The Jerusalem Post website recently published an article by Julian Kritz ’16, Interfaith Scholar and vice president of Students Supporting Israel at Augsburg College. In the piece, Kritz discussed his experience traveling to Israel with a diverse delegation of Minnesota legislators and community leaders.
He remembered the diversity of the group — which was bipartisan, interfaith and intergenerational — as being particularly impactful as they toured sites of importance to Christians, Jews, and Muslims.
“As a Jew, seeing Israel through the eyes of the Christian members of our delegation was a moving experience which greatly added to my understanding of why so many people care about this small piece of land,” he explained.
Kritz was selected for the trip due to his work as an intern with the Jewish Community Relations Council of Minnesota and the Dakotas (JCRC) and his travel was sponsored by a grant from the Minneapolis Jewish Federation. The JCRC was asked to plan the trip, which included meetings with key figures in Israeli and Palestinian politics and tours of religious sites, centers of business, and locations of political importance.
Read Minnesotan State Legislator Delegation Travels to Israel on the Jerusalem Post site.
The Minnesota Spokesman-Recorder recently included comments from Jennifer Jacobs, assistant athletic director at Augsburg College, and student athlete Rob Harper ’16 in an article on the struggle to increase the diversity of coaching and administrative staff at NCAA schools. The article is a response to pro-diversity resolutions passed at the league’s annual conference last month.
In the article, Jacobs acknowledged that the drive for inclusion and diversity must start at the top. “Athletic directors and assistant athletic directors can’t feel empowered unless it comes from the presidents,” she said.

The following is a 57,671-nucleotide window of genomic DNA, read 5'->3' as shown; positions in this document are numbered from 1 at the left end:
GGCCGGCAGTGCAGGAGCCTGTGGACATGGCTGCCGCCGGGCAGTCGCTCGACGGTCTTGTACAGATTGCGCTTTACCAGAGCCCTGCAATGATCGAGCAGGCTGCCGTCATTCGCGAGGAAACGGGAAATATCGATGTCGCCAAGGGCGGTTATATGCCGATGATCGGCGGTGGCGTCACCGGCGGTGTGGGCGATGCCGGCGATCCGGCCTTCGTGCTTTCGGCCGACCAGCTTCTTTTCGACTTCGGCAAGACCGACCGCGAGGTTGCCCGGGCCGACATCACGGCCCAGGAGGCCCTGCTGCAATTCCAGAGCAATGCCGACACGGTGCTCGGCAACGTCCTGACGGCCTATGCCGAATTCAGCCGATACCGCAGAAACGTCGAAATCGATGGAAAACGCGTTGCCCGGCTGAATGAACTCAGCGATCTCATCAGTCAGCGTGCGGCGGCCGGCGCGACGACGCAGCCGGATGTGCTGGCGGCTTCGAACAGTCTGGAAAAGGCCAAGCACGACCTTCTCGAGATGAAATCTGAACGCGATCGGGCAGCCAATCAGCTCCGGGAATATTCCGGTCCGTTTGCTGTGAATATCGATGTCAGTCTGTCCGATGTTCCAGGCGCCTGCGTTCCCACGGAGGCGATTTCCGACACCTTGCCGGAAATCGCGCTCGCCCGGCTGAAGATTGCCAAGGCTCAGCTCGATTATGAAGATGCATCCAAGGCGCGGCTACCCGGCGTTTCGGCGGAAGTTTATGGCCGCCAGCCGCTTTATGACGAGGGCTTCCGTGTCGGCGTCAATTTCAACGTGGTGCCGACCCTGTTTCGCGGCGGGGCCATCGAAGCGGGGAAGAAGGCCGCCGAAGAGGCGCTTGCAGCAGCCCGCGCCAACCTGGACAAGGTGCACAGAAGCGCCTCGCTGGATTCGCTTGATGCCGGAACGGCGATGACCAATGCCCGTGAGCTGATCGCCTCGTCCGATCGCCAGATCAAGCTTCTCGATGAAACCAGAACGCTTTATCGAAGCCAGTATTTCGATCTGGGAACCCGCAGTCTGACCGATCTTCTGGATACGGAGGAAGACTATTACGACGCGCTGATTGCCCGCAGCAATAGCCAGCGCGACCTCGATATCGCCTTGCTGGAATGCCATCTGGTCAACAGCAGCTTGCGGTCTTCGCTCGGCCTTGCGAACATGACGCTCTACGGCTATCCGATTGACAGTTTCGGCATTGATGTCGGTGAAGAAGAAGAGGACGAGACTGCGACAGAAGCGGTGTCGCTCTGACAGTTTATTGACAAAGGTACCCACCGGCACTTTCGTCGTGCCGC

Jacobs added that “…people in general will hire people that look like them. The only way to counteract that is [that] you have to be intentional in your hiring practice.”
Harper, a sociology major and member of the Student Athlete Advisory Council, discussed his experience attending the conference and interest in observing the league’s voting process.
Read Moving from talk to action on diversity and inclusion on the Minnesota Spokesman-Recorder site.
Augsburg College President Paul Pribbenow was one of the high-profile Minnesotans recently included on a full-page ad in the Minneapolis Star Tribune newspaper that denounced anti-Muslim bigotry as “un-Minnesotan.”
Others who added their support to the campaign include Gov. Mark Dayton, U.S. Sens. Amy Klobuchar and Al Franken, and the CEOs of prominent Minnesota businesses such as Best Buy, General Mills, and Cargill.
The ad was a joint effort between Democratic U.S. Rep. Keith Ellison and John Taft, CEO of RBC Wealth Management. It states that although Minnesotans, “may be a soft-spoken bunch, we know better than to be silent or still in the face of bigotry shown to Muslims. Our fellow Minnesotans.”